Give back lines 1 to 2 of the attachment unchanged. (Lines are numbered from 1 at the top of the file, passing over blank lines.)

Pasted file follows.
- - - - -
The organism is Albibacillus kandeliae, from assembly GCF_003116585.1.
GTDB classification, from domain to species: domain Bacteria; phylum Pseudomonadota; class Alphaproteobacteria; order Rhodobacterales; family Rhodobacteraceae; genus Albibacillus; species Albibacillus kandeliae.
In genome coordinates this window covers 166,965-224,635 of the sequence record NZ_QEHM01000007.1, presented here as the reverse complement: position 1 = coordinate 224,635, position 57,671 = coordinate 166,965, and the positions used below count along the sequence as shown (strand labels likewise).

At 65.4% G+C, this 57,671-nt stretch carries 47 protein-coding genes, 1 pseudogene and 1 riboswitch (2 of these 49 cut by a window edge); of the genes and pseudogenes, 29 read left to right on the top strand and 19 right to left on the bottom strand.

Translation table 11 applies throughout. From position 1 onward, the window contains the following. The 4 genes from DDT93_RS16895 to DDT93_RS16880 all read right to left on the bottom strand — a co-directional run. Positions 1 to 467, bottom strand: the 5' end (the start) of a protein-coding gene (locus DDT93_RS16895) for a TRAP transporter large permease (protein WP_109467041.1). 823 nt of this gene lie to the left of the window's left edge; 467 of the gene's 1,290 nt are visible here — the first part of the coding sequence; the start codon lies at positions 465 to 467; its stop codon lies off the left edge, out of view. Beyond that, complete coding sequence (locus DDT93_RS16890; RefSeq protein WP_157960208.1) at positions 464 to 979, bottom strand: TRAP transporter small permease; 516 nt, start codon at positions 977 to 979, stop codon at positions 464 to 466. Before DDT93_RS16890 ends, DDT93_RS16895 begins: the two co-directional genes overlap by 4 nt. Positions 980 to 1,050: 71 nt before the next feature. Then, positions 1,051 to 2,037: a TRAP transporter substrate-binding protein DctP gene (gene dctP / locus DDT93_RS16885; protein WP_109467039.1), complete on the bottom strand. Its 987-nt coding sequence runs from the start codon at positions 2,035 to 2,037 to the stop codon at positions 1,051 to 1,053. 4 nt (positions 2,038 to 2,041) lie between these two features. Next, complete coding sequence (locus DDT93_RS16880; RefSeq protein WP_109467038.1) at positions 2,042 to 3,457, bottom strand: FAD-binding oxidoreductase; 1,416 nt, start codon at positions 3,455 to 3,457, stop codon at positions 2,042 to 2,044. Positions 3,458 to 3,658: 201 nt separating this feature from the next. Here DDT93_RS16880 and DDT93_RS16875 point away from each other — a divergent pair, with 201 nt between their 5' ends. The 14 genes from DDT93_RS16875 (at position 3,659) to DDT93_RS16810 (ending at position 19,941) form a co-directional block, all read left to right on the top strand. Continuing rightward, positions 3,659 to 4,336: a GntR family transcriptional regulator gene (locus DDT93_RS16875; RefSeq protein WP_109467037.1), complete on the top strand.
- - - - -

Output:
The organism is Albibacillus kandeliae, from assembly GCF_003116585.1.
GTDB classification, from domain to species: domain Bacteria; phylum Pseudomonadota; class Alphaproteobacteria; order Rhodobacterales; family Rhodobacteraceae; genus Albibacillus; species Albibacillus kandeliae.